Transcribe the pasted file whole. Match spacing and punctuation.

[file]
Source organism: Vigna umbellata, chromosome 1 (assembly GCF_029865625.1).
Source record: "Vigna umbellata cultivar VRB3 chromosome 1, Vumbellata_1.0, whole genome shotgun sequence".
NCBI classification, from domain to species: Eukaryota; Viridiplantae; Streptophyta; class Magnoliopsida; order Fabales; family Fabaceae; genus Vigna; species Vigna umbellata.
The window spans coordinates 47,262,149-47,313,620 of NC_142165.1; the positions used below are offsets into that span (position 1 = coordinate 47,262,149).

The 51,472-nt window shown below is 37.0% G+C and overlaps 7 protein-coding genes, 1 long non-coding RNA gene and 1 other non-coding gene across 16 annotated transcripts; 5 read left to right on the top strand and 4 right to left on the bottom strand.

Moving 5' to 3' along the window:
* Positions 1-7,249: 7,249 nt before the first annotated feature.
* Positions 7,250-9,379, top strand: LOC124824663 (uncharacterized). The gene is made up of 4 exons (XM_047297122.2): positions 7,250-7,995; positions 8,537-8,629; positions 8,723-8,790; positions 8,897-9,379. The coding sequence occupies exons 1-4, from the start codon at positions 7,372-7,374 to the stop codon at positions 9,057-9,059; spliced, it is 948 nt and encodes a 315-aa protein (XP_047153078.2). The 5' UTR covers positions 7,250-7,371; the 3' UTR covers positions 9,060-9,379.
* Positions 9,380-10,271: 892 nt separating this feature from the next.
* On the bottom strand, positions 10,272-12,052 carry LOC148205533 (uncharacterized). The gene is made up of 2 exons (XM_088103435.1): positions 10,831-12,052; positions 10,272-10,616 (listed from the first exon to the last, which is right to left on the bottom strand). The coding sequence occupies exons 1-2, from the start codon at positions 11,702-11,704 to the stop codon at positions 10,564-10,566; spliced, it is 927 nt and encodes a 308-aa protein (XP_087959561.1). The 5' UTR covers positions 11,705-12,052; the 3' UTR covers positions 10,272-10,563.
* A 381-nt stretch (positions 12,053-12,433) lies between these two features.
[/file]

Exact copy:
Source organism: Vigna umbellata, chromosome 1 (assembly GCF_029865625.1).
Source record: "Vigna umbellata cultivar VRB3 chromosome 1, Vumbellata_1.0, whole genome shotgun sequence".
NCBI classification, from domain to species: Eukaryota; Viridiplantae; Streptophyta; class Magnoliopsida; order Fabales; family Fabaceae; genus Vigna; species Vigna umbellata.
The window spans coordinates 47,262,149-47,313,620 of NC_142165.1; the positions used below are offsets into that span (position 1 = coordinate 47,262,149).

The 51,472-nt window shown below is 37.0% G+C and overlaps 7 protein-coding genes, 1 long non-coding RNA gene and 1 other non-coding gene across 16 annotated transcripts; 5 read left to right on the top strand and 4 right to left on the bottom strand.

Moving 5' to 3' along the window:
* Positions 1-7,249: 7,249 nt before the first annotated feature.
* Positions 7,250-9,379, top strand: LOC124824663 (uncharacterized). The gene is made up of 4 exons (XM_047297122.2): positions 7,250-7,995; positions 8,537-8,629; positions 8,723-8,790; positions 8,897-9,379. The coding sequence occupies exons 1-4, from the start codon at positions 7,372-7,374 to the stop codon at positions 9,057-9,059; spliced, it is 948 nt and encodes a 315-aa protein (XP_047153078.2). The 5' UTR covers positions 7,250-7,371; the 3' UTR covers positions 9,060-9,379.
* Positions 9,380-10,271: 892 nt separating this feature from the next.
* On the bottom strand, positions 10,272-12,052 carry LOC148205533 (uncharacterized). The gene is made up of 2 exons (XM_088103435.1): positions 10,831-12,052; positions 10,272-10,616 (listed from the first exon to the last, which is right to left on the bottom strand). The coding sequence occupies exons 1-2, from the start codon at positions 11,702-11,704 to the stop codon at positions 10,564-10,566; spliced, it is 927 nt and encodes a 308-aa protein (XP_087959561.1). The 5' UTR covers positions 11,705-12,052; the 3' UTR covers positions 10,272-10,563.
* A 381-nt stretch (positions 12,053-12,433) lies between these two features.